MadSci Network: Biochemistry

Re: why don't free nuclotides in the cell pair up?

Date: Wed Feb 28 11:00:43 2001
Posted By: Michael Onken, Admin, MadSci Network
Area of science: Biochemistry
ID: 982992258.Bc

The answer can be seen if we examine the "Wallace rule" for determining the melting points of short DNA double helices based on their lengths - this ignores base-stacking and other nearest-neighbor interactions, which are obviously not important for single nucleotide interactions:

Tm = 2C (A + T) + 4C (G + C)1
(Where each letter represents the number of times each base is present in one strand)

As you can see from the equation, any double-stranded DNA fragment with a GC content around 50% must be at least 13 basepairs long to be stable at a normal body temperature of 37°C. That being the case, the melting point for a single basepair in the absence of other interactions is far below normal body temperature, such that stable hydrogen-bonding between free nucleotides would be the equivalent of ice spontaneously forming in a glass of room temperature water. That is not to say that these interactions never occur, but they are too short- lived to play a substantial role in the cell, especially considering the competing interactions of proteins and other molecules, including water.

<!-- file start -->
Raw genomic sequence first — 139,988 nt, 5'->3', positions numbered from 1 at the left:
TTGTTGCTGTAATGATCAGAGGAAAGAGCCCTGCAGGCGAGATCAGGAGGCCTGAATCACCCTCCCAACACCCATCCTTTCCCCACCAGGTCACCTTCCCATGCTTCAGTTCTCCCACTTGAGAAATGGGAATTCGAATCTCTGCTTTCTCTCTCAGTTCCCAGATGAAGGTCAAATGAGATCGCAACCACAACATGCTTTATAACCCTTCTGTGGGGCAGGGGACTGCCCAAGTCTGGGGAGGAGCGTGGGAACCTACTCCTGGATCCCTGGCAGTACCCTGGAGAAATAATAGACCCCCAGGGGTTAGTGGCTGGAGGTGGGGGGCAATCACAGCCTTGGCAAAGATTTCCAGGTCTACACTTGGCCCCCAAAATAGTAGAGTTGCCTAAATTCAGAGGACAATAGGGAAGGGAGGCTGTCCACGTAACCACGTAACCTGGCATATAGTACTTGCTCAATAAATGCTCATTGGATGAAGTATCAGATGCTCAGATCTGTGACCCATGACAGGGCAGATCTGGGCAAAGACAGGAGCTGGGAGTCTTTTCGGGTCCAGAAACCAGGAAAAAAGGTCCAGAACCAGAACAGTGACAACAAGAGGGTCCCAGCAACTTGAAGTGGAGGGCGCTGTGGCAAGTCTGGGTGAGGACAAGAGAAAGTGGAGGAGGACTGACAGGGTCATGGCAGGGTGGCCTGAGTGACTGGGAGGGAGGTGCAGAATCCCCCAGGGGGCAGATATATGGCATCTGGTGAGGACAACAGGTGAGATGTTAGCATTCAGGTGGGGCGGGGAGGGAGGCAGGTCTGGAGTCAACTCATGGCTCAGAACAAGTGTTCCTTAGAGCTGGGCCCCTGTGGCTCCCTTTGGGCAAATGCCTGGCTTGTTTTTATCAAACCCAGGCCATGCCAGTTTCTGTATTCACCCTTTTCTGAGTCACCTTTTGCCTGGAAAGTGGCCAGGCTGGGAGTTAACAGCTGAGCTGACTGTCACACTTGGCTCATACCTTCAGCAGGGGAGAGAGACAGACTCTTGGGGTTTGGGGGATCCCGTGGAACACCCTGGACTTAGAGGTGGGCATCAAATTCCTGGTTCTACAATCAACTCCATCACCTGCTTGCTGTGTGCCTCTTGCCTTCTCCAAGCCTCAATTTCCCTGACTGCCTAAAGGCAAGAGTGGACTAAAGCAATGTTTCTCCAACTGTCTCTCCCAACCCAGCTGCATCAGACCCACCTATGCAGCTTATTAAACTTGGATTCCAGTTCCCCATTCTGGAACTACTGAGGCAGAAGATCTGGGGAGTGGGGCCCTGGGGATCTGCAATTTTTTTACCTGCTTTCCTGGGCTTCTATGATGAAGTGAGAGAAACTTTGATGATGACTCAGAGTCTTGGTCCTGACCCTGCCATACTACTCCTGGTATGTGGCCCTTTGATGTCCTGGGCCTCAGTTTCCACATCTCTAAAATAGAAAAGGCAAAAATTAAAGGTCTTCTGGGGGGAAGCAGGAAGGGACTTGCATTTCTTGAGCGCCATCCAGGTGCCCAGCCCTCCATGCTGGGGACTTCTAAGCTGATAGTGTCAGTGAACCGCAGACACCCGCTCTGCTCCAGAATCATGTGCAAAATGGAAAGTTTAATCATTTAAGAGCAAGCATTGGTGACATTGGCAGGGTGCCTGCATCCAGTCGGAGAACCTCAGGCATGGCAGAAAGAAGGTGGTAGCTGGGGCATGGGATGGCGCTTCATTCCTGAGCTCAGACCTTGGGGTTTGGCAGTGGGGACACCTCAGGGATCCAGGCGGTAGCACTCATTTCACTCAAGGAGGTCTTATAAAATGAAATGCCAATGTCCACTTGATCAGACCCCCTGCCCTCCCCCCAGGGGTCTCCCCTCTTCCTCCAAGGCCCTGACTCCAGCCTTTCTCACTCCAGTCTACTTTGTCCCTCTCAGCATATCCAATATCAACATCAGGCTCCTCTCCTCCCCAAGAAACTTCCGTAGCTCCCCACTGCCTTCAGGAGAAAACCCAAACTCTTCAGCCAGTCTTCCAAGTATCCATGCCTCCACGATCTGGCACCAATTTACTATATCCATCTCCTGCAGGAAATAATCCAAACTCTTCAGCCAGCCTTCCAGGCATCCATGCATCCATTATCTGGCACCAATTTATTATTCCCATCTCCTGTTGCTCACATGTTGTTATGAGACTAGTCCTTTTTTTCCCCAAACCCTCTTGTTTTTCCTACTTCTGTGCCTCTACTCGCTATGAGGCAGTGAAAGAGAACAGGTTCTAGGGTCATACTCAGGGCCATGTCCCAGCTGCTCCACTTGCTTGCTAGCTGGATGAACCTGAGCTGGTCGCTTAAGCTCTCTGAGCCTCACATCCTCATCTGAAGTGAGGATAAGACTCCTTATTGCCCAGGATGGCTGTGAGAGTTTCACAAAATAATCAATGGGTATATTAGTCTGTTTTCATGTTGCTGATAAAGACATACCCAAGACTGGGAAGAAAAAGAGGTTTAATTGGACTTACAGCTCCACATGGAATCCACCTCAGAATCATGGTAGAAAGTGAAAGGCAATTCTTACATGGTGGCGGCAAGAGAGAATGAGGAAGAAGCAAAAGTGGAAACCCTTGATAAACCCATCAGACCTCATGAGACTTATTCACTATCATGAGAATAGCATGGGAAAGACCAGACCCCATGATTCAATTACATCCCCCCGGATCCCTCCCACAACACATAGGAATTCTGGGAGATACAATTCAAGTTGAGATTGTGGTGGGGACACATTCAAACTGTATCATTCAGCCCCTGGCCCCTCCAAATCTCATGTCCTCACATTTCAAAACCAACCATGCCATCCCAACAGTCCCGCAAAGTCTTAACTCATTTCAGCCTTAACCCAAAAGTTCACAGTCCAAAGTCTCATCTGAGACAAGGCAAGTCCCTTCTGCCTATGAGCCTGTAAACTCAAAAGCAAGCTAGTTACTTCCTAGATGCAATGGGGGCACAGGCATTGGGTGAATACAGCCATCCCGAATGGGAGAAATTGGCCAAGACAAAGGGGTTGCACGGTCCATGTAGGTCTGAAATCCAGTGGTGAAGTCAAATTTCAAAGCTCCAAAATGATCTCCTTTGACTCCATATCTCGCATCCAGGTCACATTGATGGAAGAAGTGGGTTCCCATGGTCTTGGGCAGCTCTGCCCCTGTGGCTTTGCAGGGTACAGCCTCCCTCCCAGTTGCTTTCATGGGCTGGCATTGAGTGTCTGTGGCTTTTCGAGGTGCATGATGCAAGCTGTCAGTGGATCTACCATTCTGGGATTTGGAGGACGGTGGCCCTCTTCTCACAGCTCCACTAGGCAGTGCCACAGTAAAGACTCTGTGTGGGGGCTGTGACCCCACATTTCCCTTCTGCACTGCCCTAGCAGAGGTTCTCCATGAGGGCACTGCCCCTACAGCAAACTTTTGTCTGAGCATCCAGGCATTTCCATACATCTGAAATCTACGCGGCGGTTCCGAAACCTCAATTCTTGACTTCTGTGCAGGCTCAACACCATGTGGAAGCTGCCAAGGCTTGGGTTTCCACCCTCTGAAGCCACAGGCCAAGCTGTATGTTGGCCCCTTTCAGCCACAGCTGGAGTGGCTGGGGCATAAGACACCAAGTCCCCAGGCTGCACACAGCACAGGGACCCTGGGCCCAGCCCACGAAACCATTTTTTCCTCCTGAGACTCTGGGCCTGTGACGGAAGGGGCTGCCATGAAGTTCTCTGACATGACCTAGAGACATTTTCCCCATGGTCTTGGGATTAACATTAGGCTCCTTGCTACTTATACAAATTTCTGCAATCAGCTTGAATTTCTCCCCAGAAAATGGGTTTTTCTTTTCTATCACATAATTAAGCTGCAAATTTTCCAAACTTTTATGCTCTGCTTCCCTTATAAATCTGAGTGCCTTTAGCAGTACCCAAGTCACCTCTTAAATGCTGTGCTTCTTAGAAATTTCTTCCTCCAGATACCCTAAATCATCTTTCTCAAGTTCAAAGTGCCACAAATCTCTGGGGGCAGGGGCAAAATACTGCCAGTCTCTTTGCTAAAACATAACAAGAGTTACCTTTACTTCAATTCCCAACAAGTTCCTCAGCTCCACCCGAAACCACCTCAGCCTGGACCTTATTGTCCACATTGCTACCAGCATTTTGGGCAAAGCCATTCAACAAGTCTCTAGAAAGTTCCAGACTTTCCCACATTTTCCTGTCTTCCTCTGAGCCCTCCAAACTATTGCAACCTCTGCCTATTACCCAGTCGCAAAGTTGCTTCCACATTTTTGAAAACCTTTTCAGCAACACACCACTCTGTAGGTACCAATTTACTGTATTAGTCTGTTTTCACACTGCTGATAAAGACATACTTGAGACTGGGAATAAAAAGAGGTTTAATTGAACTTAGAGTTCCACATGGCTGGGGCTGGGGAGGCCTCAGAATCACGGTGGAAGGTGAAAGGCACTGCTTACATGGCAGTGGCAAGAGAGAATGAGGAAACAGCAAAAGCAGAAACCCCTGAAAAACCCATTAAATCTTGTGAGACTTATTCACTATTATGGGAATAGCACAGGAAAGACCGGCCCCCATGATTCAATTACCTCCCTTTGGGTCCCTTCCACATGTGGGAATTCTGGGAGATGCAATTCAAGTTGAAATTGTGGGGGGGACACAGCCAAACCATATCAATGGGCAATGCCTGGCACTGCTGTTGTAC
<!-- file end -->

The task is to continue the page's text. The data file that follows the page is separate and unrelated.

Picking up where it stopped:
1. Wallace, R.B., Shaffer J., Murphy, R.F., Bonner, J., Hirose, T., and Itakura, K. (1979) Nucleic Acids Research 6: 3543- 3547.

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